With the Electoral College officially selecting Donald J. Trump as the next President of the United States, many are now wondering what changes may take place upon his inauguration. Particularly relating to employment, you can expect to see many changes including family leave time for workers.
Trump has proposed a plan which would give women who recently gave birth (note, not all new mothers) 6 weeks of partial paid leave through an expansion of unemployment. While this may initially sound great, upon inspection of the plan there is much to be desired. The first issue arises from the source of funding for the program, which is supposed to be unemployment. This is a social service which is grossly underfunded as is, without adding the element of maternity leave. Because of the lack of funding, it is estimated that women on this plan would only receive approximately 30% of their weekly wages.
Other glaring issues with the program include the length of time offered. Six weeks is far below the recommended minimum of 12 weeks for parental bonding time after a child is born/adopted. This brings us to the next issue – the coverage would only be available to women that just gave birth. This means that fathers and adoptive/foster parents are ineligible to the benefits.
There are alternatives to Trump's proposed plan, including a bill sponsored by Connecticut Congresswoman Rosa DeLauro and New York State Senator Kirsten Gillibrand called the FAMILY Act. The acronym stands for Family and Medical Insurance Leave Act, and would require all employers (regardless of company size) to provide employees (regardless of age/duration of employment) with 12 weeks of paid leave for various reasons. It would not only provide coverage to women that just gave birth, but also to new fathers, adoptive parents, foster parents, or people needing to take time off for their own serious medical condition/to care for a family member with a serious medical condition. In contrast to Trump's plan which would be through unemployment, FAMILY would be run by a new office of the Social Security Administration. It would be funded by small contributions by employees and employers as a payroll deduction. This may be a concern upon first hearing about the plan, but the deduction is extremely minimal – 2 cents for every $10 earned by the worker. It would enable participants in the program to make up to 66% of their regular weekly wages during their time away from work. Both insurance benefits and administrative costs would be covered by the contributions. In order for the plan to work, all employees would be required to participate in the contribution if the bill is passed (you can't opt out). If people were able to opt-out, the structure of the funding would be changed drastically, making the deductions too great for those that want to participate.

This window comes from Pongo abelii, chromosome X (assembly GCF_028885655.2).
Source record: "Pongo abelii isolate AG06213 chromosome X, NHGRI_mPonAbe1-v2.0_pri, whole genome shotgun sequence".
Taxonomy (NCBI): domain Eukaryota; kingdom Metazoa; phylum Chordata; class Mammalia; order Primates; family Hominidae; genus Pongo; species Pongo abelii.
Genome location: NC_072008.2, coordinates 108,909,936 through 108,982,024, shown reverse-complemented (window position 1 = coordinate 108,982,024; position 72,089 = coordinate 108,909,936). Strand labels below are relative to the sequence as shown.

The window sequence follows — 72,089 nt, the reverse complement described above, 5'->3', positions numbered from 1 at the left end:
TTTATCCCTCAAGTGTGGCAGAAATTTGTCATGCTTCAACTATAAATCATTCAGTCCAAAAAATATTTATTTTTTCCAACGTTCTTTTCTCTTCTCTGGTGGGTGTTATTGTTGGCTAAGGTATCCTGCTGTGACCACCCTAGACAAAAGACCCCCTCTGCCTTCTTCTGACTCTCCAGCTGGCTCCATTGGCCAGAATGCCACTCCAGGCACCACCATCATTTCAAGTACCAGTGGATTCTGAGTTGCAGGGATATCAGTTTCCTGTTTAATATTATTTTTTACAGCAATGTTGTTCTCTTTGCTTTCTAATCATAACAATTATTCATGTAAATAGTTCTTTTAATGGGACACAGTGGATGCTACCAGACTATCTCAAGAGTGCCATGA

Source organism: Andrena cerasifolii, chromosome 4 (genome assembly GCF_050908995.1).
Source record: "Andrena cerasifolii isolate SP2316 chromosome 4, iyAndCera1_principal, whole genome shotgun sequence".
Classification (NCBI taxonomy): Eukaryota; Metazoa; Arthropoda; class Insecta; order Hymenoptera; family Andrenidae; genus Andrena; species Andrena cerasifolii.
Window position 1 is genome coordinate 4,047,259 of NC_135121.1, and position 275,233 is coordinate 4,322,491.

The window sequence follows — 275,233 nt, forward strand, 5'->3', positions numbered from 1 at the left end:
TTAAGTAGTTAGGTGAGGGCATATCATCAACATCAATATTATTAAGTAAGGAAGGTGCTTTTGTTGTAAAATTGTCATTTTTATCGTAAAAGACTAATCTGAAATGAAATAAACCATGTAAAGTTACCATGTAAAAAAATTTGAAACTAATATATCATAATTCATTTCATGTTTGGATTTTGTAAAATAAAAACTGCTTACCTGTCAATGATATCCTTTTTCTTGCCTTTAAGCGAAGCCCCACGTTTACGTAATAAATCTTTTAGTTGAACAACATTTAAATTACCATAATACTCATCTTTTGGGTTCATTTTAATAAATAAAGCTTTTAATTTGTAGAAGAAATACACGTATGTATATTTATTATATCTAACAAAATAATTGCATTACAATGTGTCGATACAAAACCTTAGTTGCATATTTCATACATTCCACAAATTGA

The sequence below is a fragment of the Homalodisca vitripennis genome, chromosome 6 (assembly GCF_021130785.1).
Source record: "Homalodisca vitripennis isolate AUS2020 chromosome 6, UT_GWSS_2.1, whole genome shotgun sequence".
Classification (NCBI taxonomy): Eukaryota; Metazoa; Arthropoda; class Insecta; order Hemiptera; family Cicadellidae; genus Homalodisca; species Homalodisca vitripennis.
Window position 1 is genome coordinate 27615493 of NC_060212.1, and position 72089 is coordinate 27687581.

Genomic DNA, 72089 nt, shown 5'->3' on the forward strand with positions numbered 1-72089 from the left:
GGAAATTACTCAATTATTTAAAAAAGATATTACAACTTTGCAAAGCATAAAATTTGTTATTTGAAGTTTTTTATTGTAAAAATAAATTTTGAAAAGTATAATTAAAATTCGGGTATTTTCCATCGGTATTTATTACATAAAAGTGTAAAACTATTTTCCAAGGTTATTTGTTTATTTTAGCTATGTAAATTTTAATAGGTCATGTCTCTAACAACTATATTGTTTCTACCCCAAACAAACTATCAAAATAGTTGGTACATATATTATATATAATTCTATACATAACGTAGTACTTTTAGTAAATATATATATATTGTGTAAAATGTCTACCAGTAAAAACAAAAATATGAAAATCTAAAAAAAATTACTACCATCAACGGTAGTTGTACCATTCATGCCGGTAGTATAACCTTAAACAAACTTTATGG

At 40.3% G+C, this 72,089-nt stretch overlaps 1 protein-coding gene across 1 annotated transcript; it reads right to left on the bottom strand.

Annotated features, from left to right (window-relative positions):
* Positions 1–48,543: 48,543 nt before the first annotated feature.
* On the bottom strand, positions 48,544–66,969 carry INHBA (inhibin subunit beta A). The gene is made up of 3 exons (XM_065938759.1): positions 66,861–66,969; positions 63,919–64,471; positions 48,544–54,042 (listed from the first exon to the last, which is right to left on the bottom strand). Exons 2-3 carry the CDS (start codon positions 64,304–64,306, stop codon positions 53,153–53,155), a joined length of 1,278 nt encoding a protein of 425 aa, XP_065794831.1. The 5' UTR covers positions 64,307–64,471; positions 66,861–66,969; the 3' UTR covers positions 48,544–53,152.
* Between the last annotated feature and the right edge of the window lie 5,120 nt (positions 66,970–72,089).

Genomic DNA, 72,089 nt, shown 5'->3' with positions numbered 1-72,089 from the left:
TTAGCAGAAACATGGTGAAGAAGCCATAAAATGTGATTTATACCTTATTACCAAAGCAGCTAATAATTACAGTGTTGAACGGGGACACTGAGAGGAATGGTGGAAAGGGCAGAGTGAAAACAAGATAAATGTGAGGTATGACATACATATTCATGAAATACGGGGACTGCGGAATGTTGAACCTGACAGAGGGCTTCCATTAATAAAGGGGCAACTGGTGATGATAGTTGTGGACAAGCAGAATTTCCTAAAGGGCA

The FAMILY Act had been gaining support in Congress, and was expected to pass under a Hillary Clinton administration. However, now that Republicans will be controlling both the White House and Congress, the bill will most likely be facing bigger impediments than it did previously.
In order to encourage opponents of paid family to support the policy, a non-profit organization called PL+US intends to put the pressure on nay-sayers. IN addition to a possible political action committee, PL+US will be launching a campaign highlighting companies with excellent paid leave policies – as well as highlighting companies with the worst leave policies.
Currently, the only national family leave program is The Family & Medical Leave Act of 1993, which provides up to 12 weeks of unpaid leave to certain employees to care for themselves or a family member in the event of serious illness. However, the fact that the leave is unpaid is not the only problem with the program. It also comes with many stipulations which leaves a majority of workers ineligible for the time off. The first requirement for an employee to be eligible for leave, is that they must work for a “covered employer”. Covered employers are those which a) employ at least 50 people for 20 or more workweeks in the current or preceding calendar year (private sector) or b) are a public agency (regardless of how many employees). The next qualification is that the employee must have worked for the employer for at least 12 months, and given at least 1,500 hours of service during the past 12 months. Finally, the employee must work at a location where the employer has at least 50 employees within a 75 mile radius. In some situations, the FMLA leave may be taken intermittently as needed.
While it is impossible to say at this point what may happen in the coming year, one thing is clear – big changes are coming to family leave laws. Hopefully, they will be for the better.